While still lying on the ground I ran my fingers through my hair and over my face to extinguish the flames. Simultaneously, I tried to roll my body in order to put out the flames I felt burning on my back and arms. As I stood to get my wits about me, I could just barely make out through thick, acrid smoke, the carnage of what had been, just moments before, a space full of my shipmates. "A coordinated attack!" I thought. I stood for a moment in a frozen shock. My mind raced. It must have been a bomb planted by one of the many construction workers or technical contractors who still mingled about, placing the final touches on the new wedge. I called out for help, but to no avail. I could sense the flames and that the space was quickly filling up with smoke. It burned my mouth and throat and I struggled to breathe. My mind raced to my wife, Blanca, the love we shared, and I was sickened at the thought of never seeing her again. "I’m alive!" I thought, and yelled out to myself, "Keep moving, Kevin! Keep moving!" I had to find a way to escape. The security lock door—would it have failed open or locked shut? I quickly decided it probably failed locked and began crawling and climbing towards the back of the space. I couldn’t see much through the darkness and smoke, but I could tell that the ceiling had collapsed into the space and that everything around me was blown to bits. It felt as if I was crawling over rubble several feet high. Soon I came upon frayed electrical cables dangling from the caved in ceiling, in front of broken water pipes and gushing water. "Great, I thought, I’m now going to be electrocuted." I managed my way just under and around the cables and found myself in what appeared to be another space, unfamiliar to me, adjacent to the Command Center. As I crawled, I could see glimpses of daylight streaming through the smoke. I felt my adrenaline kick in and I rapidly crawled over about a dozen desks, stood, and walked through what was obviously a freshly blown-out hole in the brick wall adjacent to A and E Drive, between the third and fourth Pentagon rings. Without looking too closely I knew my hands and arms were in very bad shape. I remember calling out for help and seeing several people running frantically up and down A and E Drive.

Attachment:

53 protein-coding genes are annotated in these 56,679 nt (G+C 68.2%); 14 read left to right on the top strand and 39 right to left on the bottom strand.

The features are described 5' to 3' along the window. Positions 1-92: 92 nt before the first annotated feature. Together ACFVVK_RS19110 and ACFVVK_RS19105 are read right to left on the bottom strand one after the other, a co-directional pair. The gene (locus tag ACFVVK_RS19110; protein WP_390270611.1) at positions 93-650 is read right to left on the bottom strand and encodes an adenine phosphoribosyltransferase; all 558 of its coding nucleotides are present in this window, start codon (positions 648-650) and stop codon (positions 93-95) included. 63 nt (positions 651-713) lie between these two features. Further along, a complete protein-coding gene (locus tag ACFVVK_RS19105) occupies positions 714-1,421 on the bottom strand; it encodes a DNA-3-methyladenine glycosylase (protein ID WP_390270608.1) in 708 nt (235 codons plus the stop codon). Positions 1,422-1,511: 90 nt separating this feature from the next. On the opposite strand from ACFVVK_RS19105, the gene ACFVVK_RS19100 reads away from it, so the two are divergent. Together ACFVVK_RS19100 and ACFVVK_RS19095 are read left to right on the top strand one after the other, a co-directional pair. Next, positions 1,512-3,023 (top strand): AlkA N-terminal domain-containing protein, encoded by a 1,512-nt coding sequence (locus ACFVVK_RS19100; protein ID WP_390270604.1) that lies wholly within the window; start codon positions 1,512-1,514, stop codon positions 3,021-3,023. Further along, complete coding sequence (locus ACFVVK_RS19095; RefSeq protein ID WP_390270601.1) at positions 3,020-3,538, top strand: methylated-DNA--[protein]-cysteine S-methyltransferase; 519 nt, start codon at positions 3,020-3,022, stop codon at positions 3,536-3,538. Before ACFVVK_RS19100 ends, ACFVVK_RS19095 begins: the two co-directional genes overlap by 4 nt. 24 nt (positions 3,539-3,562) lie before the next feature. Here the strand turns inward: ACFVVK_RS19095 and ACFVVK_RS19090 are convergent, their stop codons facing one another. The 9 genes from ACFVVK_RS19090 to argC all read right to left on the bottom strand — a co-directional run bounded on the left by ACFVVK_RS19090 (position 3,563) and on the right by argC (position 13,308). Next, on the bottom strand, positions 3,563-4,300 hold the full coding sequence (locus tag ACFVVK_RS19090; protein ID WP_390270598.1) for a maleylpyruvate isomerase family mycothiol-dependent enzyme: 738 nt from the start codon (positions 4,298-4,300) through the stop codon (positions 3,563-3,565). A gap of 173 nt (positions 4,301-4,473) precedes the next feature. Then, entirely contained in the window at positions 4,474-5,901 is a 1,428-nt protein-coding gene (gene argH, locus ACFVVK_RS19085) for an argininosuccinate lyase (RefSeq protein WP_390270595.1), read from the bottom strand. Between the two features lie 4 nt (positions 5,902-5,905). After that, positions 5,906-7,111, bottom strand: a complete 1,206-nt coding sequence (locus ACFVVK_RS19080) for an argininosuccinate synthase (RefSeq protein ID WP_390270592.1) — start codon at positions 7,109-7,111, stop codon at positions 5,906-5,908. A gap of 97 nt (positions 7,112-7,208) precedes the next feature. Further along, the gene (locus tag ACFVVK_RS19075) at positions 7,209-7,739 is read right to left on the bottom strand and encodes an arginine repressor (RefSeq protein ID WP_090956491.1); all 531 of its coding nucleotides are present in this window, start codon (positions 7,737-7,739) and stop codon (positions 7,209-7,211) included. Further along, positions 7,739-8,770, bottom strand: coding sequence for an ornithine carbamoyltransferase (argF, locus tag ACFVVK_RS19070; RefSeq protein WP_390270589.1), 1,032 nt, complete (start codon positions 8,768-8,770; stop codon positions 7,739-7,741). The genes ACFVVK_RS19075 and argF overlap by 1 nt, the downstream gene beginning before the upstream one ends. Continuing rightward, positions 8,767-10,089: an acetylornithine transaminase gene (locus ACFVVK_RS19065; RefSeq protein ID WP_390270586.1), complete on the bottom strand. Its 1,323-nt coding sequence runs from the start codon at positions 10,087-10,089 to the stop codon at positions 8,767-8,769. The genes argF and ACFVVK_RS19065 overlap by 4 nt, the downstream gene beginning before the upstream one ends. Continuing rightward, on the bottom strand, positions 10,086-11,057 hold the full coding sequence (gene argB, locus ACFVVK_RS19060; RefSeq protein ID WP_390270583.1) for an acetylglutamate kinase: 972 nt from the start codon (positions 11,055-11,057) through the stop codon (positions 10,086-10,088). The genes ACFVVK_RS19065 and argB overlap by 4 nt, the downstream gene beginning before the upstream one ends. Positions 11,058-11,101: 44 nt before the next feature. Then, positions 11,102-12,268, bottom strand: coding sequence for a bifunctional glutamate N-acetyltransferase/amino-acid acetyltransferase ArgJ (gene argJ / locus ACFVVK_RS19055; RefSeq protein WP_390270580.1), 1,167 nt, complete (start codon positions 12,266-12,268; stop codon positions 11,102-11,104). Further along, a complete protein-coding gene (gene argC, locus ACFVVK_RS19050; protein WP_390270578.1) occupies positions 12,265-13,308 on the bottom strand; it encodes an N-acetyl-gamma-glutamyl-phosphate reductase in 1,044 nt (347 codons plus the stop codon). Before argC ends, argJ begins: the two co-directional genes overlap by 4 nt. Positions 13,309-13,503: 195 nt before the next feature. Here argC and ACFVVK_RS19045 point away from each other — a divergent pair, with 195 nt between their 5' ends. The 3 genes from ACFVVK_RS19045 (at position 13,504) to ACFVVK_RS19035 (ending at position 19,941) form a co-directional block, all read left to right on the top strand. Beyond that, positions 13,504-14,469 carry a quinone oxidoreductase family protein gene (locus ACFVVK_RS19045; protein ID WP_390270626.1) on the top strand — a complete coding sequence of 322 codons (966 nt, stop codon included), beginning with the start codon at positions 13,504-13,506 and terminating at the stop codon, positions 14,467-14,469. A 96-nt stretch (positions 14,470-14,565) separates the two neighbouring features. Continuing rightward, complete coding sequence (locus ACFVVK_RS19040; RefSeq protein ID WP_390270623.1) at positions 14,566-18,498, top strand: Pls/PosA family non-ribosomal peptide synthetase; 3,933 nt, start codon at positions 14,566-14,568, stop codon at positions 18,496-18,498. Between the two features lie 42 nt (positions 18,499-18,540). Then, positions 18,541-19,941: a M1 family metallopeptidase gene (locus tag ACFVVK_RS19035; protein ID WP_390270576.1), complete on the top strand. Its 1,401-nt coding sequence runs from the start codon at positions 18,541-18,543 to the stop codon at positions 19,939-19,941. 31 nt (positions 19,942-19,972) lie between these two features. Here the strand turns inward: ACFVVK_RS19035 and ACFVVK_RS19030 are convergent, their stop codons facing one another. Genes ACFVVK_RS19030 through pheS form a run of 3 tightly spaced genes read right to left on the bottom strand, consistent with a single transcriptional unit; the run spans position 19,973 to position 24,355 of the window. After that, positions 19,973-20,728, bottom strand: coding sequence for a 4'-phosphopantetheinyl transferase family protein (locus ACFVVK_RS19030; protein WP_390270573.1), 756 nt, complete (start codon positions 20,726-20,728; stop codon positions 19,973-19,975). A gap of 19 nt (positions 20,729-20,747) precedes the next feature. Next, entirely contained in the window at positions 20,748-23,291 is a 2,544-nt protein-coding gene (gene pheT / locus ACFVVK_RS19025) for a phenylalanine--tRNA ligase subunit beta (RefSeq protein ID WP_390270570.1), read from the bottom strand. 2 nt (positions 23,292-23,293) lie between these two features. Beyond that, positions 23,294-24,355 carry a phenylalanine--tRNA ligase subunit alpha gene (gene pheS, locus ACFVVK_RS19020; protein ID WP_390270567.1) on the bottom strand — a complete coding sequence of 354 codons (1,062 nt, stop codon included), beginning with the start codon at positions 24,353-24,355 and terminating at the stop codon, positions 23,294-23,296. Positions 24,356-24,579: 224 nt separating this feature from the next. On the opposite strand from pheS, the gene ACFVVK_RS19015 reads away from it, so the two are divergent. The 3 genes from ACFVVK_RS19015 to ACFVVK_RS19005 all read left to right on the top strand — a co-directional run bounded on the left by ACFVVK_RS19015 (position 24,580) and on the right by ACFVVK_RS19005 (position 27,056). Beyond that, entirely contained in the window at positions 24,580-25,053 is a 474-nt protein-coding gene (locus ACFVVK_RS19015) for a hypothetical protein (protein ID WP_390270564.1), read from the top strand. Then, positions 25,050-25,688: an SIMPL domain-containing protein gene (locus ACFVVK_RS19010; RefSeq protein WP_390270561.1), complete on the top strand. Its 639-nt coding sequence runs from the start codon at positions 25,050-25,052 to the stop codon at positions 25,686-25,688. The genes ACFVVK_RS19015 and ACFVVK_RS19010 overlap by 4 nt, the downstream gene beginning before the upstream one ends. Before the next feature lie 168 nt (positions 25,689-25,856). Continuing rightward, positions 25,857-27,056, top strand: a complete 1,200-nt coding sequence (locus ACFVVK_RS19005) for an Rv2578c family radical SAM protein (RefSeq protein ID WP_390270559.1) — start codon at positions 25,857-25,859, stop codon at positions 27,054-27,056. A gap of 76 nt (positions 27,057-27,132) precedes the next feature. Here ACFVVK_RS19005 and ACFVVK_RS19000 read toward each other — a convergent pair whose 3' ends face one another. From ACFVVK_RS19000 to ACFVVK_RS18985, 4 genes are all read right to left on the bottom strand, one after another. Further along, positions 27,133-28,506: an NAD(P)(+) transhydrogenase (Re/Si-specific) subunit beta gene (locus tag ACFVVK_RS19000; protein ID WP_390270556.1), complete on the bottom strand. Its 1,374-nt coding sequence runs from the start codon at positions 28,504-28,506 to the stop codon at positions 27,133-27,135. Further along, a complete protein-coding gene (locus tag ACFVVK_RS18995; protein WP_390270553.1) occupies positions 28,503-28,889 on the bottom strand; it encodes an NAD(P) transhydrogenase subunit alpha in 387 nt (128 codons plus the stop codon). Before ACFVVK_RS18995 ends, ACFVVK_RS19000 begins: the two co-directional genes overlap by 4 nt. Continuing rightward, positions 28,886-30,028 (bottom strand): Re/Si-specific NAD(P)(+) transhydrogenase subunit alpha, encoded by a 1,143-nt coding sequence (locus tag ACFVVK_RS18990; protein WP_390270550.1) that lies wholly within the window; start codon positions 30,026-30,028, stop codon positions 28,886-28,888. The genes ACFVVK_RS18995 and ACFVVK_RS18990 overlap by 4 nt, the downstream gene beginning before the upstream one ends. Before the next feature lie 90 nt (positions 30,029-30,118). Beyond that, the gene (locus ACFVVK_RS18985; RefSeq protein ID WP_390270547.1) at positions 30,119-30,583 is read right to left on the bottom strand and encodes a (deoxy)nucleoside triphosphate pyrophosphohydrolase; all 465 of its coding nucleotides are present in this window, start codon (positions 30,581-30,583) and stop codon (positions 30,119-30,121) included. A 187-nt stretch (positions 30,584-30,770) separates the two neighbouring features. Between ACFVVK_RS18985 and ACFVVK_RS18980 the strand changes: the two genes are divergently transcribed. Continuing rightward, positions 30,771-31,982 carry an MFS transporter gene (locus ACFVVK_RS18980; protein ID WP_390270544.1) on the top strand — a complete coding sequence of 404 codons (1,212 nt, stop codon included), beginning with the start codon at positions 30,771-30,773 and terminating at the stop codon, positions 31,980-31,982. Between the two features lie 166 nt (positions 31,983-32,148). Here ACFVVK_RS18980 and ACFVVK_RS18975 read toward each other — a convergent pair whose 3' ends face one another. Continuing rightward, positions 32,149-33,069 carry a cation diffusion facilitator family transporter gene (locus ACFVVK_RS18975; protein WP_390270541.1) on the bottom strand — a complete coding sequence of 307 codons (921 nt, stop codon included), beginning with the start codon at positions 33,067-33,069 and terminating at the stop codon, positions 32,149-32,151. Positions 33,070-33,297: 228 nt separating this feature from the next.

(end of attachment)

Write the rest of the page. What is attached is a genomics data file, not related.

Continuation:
The next memory I have is seeing Sergeant First Class Steve Workman, adorned in a white t-shirt and Army slacks, answering my screams for help. "I’m alive," I yelled out to him. He was able to make contact with another man in an electric maintenance cart. Together, they placed me on the aft deck of the cart and the three of us raced off in search of medical help. After a fruitless stop at the DiLorenzo Army Medical Clinic located within the Pentagon, SGT Workman placed me on a medical gurney and we exited the building via the North exit. My constant pleas for medical help were answered when Sergeant Workman commandeered what was very likely the first ambulance to arrive at the Pentagon. One look at me was all the ambulance crew needed and we all, including Sergeant Workman, were off racing towards Walter Reed Army Hospital. It was the wildest ride of my life and felt as if we made half of the trip to the hospital "off-road," darting around congested traffic, occasionally "brushing up against" cars in our path. We finally reached the hospital emergency station and as I was wheeled into the building a team of what seemed like over 20 medical personnel descended upon me, each working on separate tasks in an effort to save my life.
As I lay on the gurney, I thought I heard one of the nurses assess my condition as "50% burns, 50/50 chance!" Time seemed to freeze and I grabbed that nurse, pulled her close and told her "No! I’m alive! I’m going to live!" I next realized that several nurses were, with little success, attempting to remove the wedding band I wore on my left hand and my 1994 Naval Academy Class Ring I wore on my right hand. The skin on both of my hands was severely burned and hanging from my fingers. They called out for the ring-cutter. "Stop! Stop!" I cried, giving pause to the group of frantic personnel around me. With the focus of all of my will and strength I managed to pry each ring off my fingers and handed them safely to a nearby nurse. "Okay, I thought, now you may proceed with saving my life." It was my last conscious memory of September 11, 2001. To this day, my wife wears my wedding band next to hers and my Class Ring on a chain around her neck. I anxiously await the day when my hands have healed enough to allow my rings to return to their proper place upon my fingers.